In my last column, I explained the purpose and selection of a deep dive of lean. The focus of going an inch wide and mile-deep on your lean transformation can reduce risk while accelerating your learning. In this installment, I will explore how to deploy this change strategy.
Create the right environment. You are asking a team to get out of their comfort zone and get ahead of everyone else. They likely didn’t really sign up for that challenge. You must create a safe environment for them to experiment. Safe doesn’t just mean physical safety, but emotional safety and professional or job safety. Without that safety, it is difficult to ask people to jump off the proverbial cliff without a safety harness.
Clarify roles. For most of the team that is going on this adventure, their job is apply lean skills and methods to solve the problem in front of them and create better results. That includes the leadership roles within the team. They can’t stand aside and “allow” their team to engage; they must engage as well. They must learn how to change their work to support problem-solving and continuous improvement. Often, the front-line supervision has the most dramatic changes to go through. And someone has to be responsible for the learning journey itself—owning the change management, including the roadmap for which methods to introduce and how quickly to introduce them.
Have a roadmap. Since the purpose is to create a model of what your lean journey should look like for everyone, you need a clear picture of what you are trying to create, and a roadmap to get there. Most roadmaps are primarily a sequence of the methods, tools, and systems to plan to deploy: team huddles, waste elimination, standardization, problem-solving, leader standard work, and so on. The sequence does matter, quite a lot. For example, I witnessed one organization deploy five different methods that were designed to make problems visible, but they hadn’t learned one method to solve those problems. The result was list upon list of exposed problems without much progress in making them better, leading to frustration.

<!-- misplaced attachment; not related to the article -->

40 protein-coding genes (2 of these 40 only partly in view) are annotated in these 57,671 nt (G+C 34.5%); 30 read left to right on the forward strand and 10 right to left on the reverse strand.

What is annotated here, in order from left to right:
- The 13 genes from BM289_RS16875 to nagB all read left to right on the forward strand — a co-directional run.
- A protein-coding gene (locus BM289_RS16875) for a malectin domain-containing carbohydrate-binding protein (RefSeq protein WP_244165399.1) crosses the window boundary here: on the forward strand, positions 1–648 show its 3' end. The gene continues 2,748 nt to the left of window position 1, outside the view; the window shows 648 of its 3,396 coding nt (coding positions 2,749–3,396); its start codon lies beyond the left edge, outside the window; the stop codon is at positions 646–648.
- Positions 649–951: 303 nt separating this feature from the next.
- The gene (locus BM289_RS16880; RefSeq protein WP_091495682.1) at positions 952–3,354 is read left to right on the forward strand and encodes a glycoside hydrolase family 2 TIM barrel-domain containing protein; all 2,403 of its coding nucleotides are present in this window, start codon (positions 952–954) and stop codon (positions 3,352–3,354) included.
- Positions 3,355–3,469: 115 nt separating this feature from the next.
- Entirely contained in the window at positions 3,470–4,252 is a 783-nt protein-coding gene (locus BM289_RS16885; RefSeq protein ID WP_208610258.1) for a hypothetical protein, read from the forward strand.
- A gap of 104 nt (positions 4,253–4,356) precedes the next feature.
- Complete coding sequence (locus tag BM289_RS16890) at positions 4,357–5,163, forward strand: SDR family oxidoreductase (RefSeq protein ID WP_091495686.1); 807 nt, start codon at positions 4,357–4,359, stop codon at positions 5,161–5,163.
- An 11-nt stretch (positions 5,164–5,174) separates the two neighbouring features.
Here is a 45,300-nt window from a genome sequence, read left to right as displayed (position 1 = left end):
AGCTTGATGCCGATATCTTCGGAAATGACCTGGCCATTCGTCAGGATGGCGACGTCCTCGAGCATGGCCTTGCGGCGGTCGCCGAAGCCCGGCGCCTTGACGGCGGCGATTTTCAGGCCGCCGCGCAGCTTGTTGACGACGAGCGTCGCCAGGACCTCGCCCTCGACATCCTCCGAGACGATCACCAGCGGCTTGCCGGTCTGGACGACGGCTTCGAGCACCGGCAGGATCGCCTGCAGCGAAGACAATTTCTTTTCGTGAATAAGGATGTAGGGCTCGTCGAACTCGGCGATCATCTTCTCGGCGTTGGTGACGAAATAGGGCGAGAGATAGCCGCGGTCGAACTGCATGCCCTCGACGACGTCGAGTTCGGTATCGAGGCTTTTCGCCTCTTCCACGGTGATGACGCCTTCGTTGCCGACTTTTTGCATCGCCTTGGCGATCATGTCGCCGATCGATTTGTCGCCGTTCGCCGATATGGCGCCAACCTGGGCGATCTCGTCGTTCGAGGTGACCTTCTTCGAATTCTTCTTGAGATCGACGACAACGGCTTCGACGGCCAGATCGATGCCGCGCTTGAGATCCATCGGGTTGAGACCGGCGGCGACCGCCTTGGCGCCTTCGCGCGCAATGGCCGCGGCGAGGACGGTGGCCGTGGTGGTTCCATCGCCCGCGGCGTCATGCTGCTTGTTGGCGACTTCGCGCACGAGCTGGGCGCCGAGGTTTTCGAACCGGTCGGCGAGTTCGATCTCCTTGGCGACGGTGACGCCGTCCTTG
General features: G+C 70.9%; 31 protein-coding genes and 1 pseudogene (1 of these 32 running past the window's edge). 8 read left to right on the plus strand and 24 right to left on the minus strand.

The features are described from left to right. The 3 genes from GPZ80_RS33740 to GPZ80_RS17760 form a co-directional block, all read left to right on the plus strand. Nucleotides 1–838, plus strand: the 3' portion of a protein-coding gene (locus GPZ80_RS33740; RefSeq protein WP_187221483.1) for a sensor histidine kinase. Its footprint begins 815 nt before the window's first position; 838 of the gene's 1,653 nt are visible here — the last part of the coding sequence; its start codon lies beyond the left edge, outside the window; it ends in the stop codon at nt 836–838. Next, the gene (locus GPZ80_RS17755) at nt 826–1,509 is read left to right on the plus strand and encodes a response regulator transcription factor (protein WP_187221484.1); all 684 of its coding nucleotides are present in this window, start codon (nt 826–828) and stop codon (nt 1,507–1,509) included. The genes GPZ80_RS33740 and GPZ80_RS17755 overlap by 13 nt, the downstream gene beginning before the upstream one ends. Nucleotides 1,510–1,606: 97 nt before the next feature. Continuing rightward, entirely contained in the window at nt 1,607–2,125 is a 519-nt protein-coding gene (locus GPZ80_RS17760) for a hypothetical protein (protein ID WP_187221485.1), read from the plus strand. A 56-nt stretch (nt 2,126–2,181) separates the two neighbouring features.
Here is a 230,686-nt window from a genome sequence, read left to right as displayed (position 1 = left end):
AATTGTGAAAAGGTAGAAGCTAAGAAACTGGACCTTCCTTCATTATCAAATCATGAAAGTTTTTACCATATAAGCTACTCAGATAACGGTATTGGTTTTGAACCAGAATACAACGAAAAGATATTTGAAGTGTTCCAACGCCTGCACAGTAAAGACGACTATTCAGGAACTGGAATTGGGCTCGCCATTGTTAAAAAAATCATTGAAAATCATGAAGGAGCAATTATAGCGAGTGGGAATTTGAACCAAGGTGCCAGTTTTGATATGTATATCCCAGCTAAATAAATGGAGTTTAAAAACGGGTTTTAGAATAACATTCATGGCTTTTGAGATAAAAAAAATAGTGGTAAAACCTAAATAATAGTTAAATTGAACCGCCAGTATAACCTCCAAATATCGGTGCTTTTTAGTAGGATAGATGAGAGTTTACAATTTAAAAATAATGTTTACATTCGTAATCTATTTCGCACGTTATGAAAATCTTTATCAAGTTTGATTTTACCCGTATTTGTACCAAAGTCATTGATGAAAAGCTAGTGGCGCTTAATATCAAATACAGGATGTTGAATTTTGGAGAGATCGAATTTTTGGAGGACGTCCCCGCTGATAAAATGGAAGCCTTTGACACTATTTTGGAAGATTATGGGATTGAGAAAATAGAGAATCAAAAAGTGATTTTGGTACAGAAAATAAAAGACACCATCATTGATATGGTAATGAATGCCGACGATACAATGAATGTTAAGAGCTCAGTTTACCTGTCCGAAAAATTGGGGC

Because this is a learning journey, it is important to be flexible with the roadmap. Like a real roadmap, you might run into a roadblock and have to take a detour. You want to be able to take that detour but still end up at your destination eventually. That roadblock could be a change in business conditions, a change in leadership, or newly identified needs that encourage you to move specific lean methods up in the timeline.
Prepare to export the knowledge. As covered in the previous column, the purpose of an inch-wide, mile-deep model area isn’t just to transform that target application area, but to be a beacon of learning for the rest of the organization. To accomplish that purpose, you must have a plan for exporting that knowledge. What most organizations do—which almost always fails—is to wait for the end of the process and then examine how to export it. I have visited dozens of companies where they had deployed such a strategy, but it either died or they could not even remember what area they were focusing on. The reason is they stopped with creating the model area and failed to have a plan to leverage it.
There are two primary vehicles to export that knowledge: artifacts and people. Artifacts could be systems of work, training materials, reference guides, and even the roadmap used itself. They are a “starter kit” for another team of function to begin their own deep dive.
People is a little more complicated. Most efforts try to share the knowledge through people after the fact. This is like visiting a museum; it’s not quite like the real thing. Witnessing a model area and experiencing it are two different ways to learn, with the latter far more effective.
Have a plan for experiencing the journey for others who would benefit from the learning. Then your model area becomes a catalyst for change.